Letters To The Editor

Questions value of ACOG/SMFM guidelines



Questions value of ACOG/SMFM guidelines

The labor management guidelines recommended by the American College of Obstetricians and Gynecologists (ACOG) and the Society of Maternal-Fetal Medicine (SMFM) are terrible. Now retired, I trained in 1959–1963. In my career as an obstetrician, my primary cesarean delivery rate was 10% or less, and part of that was external pressure from people who did not know how to deliver a baby. Persistent occiput posterior position is a problem of inadequate flexion of the head, often due to ineffective contractions earlier. In such a situation, “pit” early! Rotate the head if you must, and teach residents how, please. The guidelines do not discuss the exhausted mother who goes home after a long labor or hours of pushing. I have interviewed new obstetricians in my community as early as 1980 who did not know what deep transverse arrest was. There, I am done voicing my disgust with obstetrics as it is practiced today.

James Honig, MD
Merritt Island, Florida

Managing difficult labor scenarios

I concur with Dr. Barbieri’s views on labor management that watchful waiting and giving the patient adequate time to progress naturally is the key to increase the chances of vaginal delivery. After all, labor is a physiologic process and should progress naturally. Having said that, I would like to know Dr. Barbieri’s views on handling certain circumstances in which patients these days land in the labor room, including 1) postdatedpregnancy with reduced fetal movements and not in labor; 2) full-term/postterm pregnancy with free-floating head and poor Bishop score; 3) full-term pregnancy with niggling pains for more than 1 week; and many such conditions that place you in the dilemma of whether to induce, knowing that chances of failure are high.

Manju Hotchandani, MD
New Delhi, India

Midwives always use patience to guide labor

As a Certified Nurse-Midwife since 1985 (now retired), “patience” in managing labor has always been my guide, as it has been for my midwifery colleagues. This is another example of ACOG finally acknowledging the truths we women have always known, without crediting the wisdom of midwives over the centuries. Lamaze International’s 6 Healthy Birth Practices also must have been their guide. “Evolving concepts of normal labor progress,” as though this was new information, would be humorous if it were not so frustrating!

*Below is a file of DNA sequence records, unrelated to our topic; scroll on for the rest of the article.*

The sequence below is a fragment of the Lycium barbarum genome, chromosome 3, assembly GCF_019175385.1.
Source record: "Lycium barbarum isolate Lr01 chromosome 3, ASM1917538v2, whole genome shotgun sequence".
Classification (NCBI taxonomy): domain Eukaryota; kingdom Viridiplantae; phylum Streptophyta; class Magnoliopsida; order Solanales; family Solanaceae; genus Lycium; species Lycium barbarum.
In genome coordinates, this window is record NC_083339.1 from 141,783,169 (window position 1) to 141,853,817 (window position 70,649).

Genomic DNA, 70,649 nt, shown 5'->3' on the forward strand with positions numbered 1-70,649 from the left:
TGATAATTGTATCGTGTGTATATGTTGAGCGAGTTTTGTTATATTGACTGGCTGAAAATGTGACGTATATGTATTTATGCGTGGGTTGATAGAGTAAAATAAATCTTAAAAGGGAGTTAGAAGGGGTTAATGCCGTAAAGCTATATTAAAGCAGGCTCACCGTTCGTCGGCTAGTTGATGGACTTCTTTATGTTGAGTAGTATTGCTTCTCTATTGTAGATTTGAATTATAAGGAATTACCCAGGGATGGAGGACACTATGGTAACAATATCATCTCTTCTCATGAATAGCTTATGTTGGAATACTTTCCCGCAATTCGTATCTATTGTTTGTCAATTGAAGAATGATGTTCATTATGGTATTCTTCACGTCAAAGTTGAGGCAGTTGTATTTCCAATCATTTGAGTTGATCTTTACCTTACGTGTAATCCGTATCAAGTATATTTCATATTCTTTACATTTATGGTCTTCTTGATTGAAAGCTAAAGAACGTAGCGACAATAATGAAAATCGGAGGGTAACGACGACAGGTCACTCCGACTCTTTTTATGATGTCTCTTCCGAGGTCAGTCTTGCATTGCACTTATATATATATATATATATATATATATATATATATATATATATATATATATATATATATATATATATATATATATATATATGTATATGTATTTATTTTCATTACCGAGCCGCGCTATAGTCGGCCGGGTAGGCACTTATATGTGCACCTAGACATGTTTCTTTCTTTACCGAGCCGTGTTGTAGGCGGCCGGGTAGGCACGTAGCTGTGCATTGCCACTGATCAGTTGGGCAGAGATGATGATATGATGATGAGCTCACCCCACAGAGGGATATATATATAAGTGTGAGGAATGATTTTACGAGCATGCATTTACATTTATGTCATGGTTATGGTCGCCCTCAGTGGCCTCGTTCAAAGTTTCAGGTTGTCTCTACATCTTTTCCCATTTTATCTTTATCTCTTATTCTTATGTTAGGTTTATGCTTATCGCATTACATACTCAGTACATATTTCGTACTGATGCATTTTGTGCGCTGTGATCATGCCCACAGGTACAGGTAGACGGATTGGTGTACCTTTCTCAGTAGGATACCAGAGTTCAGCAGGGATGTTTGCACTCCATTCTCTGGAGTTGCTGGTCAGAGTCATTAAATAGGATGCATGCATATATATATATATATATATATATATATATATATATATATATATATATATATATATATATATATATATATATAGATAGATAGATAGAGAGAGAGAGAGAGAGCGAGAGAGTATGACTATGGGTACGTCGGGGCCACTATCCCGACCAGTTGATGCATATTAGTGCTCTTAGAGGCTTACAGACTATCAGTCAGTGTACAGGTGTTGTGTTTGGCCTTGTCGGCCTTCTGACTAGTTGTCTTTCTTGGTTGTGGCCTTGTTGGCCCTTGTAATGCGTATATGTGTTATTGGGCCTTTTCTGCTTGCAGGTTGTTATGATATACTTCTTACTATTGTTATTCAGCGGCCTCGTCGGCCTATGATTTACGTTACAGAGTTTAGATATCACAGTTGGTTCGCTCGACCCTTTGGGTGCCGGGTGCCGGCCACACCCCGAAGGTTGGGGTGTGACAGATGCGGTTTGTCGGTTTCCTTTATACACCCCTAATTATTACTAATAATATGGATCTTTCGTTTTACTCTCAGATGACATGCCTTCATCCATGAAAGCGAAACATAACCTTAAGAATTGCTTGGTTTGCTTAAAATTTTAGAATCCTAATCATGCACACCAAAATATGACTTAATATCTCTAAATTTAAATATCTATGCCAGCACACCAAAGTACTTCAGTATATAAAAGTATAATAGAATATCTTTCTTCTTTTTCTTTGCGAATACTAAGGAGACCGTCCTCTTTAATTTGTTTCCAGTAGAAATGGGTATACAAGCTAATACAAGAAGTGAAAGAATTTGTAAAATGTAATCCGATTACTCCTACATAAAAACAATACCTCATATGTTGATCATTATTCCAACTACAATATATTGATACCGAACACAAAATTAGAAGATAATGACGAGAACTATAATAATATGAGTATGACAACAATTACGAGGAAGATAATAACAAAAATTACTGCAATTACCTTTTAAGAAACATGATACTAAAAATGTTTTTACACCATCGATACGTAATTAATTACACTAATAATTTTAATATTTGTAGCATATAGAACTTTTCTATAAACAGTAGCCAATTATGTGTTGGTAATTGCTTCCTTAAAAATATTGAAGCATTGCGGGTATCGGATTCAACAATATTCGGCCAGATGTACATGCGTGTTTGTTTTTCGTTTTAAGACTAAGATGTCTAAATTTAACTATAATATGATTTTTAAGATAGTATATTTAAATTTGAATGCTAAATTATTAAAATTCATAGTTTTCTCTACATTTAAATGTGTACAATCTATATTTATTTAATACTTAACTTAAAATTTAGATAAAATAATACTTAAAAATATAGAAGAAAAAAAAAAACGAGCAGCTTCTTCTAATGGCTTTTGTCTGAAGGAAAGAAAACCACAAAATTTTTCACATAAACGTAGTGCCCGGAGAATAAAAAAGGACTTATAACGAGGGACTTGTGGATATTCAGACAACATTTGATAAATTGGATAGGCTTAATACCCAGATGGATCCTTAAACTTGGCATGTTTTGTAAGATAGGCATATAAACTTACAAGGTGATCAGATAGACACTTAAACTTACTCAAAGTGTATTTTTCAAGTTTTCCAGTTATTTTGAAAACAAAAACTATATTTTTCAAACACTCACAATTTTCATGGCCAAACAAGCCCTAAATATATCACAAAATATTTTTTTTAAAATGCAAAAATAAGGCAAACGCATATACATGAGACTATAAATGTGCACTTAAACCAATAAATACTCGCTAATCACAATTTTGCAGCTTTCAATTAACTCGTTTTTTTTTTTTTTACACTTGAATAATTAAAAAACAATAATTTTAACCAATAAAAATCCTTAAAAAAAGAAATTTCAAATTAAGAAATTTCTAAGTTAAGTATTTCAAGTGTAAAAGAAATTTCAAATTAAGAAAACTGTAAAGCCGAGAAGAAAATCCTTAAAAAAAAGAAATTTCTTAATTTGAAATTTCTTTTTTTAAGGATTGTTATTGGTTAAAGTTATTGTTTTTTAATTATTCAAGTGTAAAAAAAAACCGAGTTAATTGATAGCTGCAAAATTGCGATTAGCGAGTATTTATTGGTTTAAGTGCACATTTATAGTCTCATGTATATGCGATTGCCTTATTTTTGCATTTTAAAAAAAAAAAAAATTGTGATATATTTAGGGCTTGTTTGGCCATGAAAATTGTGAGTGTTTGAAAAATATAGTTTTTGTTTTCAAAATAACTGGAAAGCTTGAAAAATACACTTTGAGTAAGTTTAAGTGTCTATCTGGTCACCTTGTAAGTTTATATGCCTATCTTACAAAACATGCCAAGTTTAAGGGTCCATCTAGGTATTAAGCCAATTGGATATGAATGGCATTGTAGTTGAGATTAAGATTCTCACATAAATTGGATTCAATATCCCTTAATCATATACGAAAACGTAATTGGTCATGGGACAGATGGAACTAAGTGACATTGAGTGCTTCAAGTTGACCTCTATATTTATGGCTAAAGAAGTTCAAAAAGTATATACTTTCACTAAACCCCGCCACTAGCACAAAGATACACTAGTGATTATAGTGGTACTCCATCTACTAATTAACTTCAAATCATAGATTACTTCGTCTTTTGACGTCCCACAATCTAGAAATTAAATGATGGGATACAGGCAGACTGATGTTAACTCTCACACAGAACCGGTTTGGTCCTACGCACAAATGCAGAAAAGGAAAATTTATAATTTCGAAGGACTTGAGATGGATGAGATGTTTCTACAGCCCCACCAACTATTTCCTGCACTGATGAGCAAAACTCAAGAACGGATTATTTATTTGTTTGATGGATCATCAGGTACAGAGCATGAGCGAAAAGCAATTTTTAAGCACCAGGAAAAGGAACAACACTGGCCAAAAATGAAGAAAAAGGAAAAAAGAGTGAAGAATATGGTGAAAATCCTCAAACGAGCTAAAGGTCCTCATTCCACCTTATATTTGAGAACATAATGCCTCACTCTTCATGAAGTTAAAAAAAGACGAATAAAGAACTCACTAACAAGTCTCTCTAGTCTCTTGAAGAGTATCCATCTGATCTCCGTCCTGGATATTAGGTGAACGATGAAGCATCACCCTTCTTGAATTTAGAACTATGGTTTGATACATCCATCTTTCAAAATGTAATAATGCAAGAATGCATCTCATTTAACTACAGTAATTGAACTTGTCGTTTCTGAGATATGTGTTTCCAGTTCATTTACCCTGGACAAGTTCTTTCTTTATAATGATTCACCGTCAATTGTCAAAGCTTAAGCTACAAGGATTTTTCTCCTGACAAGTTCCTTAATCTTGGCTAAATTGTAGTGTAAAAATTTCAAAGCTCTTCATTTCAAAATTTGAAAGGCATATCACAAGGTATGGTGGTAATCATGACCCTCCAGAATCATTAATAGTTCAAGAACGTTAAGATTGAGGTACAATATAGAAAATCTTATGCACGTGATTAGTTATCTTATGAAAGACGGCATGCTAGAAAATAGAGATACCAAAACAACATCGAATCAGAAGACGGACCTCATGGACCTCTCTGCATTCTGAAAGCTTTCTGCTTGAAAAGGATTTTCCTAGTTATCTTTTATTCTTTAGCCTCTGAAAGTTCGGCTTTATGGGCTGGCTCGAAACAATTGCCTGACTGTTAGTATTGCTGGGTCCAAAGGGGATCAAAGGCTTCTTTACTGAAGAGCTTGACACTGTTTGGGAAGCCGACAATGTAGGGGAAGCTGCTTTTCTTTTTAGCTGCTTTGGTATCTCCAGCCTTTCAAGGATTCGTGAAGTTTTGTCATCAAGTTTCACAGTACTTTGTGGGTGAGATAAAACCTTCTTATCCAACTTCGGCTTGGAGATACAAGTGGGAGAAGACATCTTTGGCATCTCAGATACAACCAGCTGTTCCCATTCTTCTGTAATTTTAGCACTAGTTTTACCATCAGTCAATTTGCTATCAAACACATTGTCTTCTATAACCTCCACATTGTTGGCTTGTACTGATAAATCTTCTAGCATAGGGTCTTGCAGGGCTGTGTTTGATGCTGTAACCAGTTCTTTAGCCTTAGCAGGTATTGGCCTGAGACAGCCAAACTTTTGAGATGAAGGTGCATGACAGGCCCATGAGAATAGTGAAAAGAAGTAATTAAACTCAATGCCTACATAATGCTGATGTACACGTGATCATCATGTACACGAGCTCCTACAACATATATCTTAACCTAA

Marsha Kelly, CNM
Charlotte, North Carolina

Dr. Barbieri responds

The readers of OBG Management have vast clinical experience, and we can all learn from their insights and guidance. On behalf of all our readers, I thank Drs. Honig and Hotchandani and Ms. Kelly for taking the time to share their expert advice.

Every clinician involved in the birth process is deeply committed to a safe delivery for both mother and baby. Clinicians guide the birth process based on the unique characteristics and needs of each woman. Dr. Honig advocates for the active management of the labor process, while Ms. Kelly advocates for less intervention. Both approaches to labor management may be optimal depending on the unique clinical needs of each woman. Dr. Hotchandani inquires about managing common obstetric presentations. In my practice, induction is recommended for all women postterm who report consistently reduced fetal movement with the goal of reducing the risk of sudden intrauterine fetal demise. For healthy women at term with painful contractions and reassuring fetal status, but no cervical change, we support and counsel the patient and offer therapeutic rest with morphine. For women at term with a floating head and poor Bishop score, we would not intervene, until 41 weeks’ gestation when we would initiate gentle cervical ripening with mechanical or pharmacologic treatment.

Share your thoughts! Send your Letter to the Editor to rbarbieri@frontlinemedcom.com. Please include your name and the city and state in which you practice.

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